If the components are not cracked after receipt but are cracked during placement, then the placement equipment should be adjusted to minimize forces applied to the component.

If the components are cracked during reflow, which is likely, then there are a couple of causes to investigate.
  1. If the components are taking on moisture, then rapid expansion of moisture vapor from the component can cause cracking during reflow. This can be solved by drying the components prior to use in a suitable drying process. It would also be beneficial to ensure that components are stored in sealed packages and in a drying cabinet.
  2. Differences in coefficient of thermal expansion between the component bodies and the circuit board materials can cause expansion and contraction stresses, which may lead to cracks. This can be minimized by using a slower ramp up rate and a slower cooling rate in the reflow profile. Also the use of a soak type profile, rather than a linear ramp to peak profile may help.

Tony Lentz
Field Applications
FCT Assembly
Tony has worked in the electronics industry since 1994. He worked as a process engineer at a circuit board manufacturer for 5 years. Since 1999, Tony has worked for FCT Companies as a laboratory manager, facility manager, and most recently a field application engineer. He has extensive experience doing research and development, quality control, and technical service with products used to manufacture and assemble printed circuit boards. He holds B.S. and M.B.S. degrees in Chemistry.

Cracks are mostly caused by excessive stress. Suggest to check the component thickness between different SOT vendors for any difference in height, as well check the position of backup pins if any provided and Z values mentioned in pick & place software, as it is possible Z-axis travel too far than needed to crack the SOT.

Swaroop Pawar
PCBA Industrialization
Schneider Electric
Have 18 years of experience in electronic Industrialization. Specialties in PCB Design & manufacturing process, PCBA Process Development and Continuous Improvement.

Pretty vague description of the issue. Some areas to look would be
  • moisture if the boards are going through a reflow process or if they are being heated in a manner that could cause absorbed moisture to expand quickly
  • stand up racks if the cracking is only happening to parts on the edge of the boards. We have pretty much eliminated all of the standing racks throughout due to this issue
  • other excessive strain such as de-panel or equipment clamping.
Not a lot to go on with the description, but these are some areas to look.

Tod Cummins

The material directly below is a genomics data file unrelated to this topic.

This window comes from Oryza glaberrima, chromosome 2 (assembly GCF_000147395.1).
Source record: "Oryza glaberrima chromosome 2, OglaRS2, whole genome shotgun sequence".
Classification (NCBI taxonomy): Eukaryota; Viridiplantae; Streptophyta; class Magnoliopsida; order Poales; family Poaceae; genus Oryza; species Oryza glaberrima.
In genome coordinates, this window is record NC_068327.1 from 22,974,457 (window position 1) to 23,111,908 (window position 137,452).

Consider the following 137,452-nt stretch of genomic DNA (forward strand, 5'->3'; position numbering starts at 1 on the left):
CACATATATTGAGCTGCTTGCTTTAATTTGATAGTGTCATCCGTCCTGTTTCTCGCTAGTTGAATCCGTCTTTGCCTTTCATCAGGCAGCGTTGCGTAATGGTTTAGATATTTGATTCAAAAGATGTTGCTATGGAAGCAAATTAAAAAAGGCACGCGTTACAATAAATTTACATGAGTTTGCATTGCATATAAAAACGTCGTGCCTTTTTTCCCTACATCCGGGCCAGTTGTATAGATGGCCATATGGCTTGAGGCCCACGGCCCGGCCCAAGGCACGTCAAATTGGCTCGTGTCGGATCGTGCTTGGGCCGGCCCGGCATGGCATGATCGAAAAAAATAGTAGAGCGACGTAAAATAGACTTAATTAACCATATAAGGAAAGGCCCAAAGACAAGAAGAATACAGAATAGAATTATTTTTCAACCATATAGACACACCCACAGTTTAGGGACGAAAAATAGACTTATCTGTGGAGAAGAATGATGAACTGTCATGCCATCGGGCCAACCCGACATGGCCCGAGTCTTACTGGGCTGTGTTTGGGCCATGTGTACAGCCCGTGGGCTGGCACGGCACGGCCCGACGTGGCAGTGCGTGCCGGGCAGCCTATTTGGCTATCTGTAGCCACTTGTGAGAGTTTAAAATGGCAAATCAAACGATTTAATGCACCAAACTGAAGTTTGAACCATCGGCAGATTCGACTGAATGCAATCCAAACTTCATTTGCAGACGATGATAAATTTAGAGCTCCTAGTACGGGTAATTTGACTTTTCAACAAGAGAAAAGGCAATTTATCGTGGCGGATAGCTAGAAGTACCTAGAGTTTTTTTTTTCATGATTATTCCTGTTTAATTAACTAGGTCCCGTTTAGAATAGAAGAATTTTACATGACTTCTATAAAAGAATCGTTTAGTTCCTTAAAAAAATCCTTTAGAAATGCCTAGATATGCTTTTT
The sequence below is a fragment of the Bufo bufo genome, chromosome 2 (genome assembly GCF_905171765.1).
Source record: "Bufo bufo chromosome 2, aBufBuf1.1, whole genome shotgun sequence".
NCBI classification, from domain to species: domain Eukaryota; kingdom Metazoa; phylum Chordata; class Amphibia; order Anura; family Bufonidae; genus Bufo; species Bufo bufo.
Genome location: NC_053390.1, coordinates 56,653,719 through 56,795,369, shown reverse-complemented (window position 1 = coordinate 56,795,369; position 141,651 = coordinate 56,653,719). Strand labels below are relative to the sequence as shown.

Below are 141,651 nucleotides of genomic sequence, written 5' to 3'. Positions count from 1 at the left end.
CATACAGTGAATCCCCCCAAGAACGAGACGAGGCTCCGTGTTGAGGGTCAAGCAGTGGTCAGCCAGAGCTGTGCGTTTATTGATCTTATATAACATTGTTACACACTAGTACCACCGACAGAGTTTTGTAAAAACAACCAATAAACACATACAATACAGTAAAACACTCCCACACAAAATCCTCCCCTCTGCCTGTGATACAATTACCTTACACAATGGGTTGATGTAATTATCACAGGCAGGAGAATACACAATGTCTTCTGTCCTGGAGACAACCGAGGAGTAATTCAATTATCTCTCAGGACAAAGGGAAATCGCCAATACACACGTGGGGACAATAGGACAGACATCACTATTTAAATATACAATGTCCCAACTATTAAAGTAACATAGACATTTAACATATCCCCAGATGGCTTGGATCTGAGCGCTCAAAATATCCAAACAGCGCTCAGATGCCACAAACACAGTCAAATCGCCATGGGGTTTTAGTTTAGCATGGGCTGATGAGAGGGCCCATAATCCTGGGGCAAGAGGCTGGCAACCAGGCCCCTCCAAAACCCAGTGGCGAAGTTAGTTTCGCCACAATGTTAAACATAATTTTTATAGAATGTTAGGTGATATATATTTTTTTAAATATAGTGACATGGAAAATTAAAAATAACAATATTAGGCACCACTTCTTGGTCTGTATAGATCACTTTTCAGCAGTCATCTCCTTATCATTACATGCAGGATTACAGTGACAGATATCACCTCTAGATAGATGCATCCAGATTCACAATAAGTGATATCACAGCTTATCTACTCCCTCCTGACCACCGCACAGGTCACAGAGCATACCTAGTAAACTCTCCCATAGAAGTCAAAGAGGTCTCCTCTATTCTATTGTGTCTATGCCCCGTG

Director of Corporate Quality Assurance
Delta Group Electronics Inc.
Tod has been working in the Aerospace Electronics Industry for 25 years, beginning with 4+ years working for PCB fabricator ending as the Quality Manager and 20 years with Delta Group Electronics Inc. an AS9100 registered electronics contract manufacture. Currently position is Director of Corporate Quality Assurance.

A lot of thinks to be checked here as the information you have provided is not very detailed:
  • component prior to pick and place - check for physical damage, expiration and MSD level (if applicable)
  • pick and place - tool / machine, board supports/flatness
  • reflow profile, temperature and speed settings
  • time to cool down after reflow (should you wash the board) - thermal shock can create the physical damage
  • processes after smt: TH parts inserters (automatic or manual), wave soldering, selective or manual soldering)
  • handling

You can always send me more details and I will try to help

Georgian Simion
Engineering and Operations Management
Independent Consultant
Georgian Simion is an independent consultant with 20+ years in electronics manufacturing engineering and operations.
Contact me at

All of the experts have chimed in with good information on placement pressure, reflow profiles, etc. But I just wanted to point out that typically SOT-21 and SOT-23 SMT transistor packages, as well as many other plastic SOICs, etc., are prone to minor cracking along the mold release line where the leads exit the body, and in most cases are ACCEPTABLE per the MIL-STD applicable to the component type and may not require rework. The Quality or Components Engineer should have this info and should always be notified if component defects of this type are seen. Doing so can prevent many hours of rework and unnecessary component replacement, only to have to do it again later.

Richard D. Stadem
Advanced Engineer/Scientist
General Dynamics
Richard D. Stadem is an advanced engineer/scientist for General Dynamics and is also a consulting engineer for other companies. He has 38 years of engineering experience having worked for Honeywell, ADC, Pemstar (now Benchmark), Analog Technologies, and General Dynamics.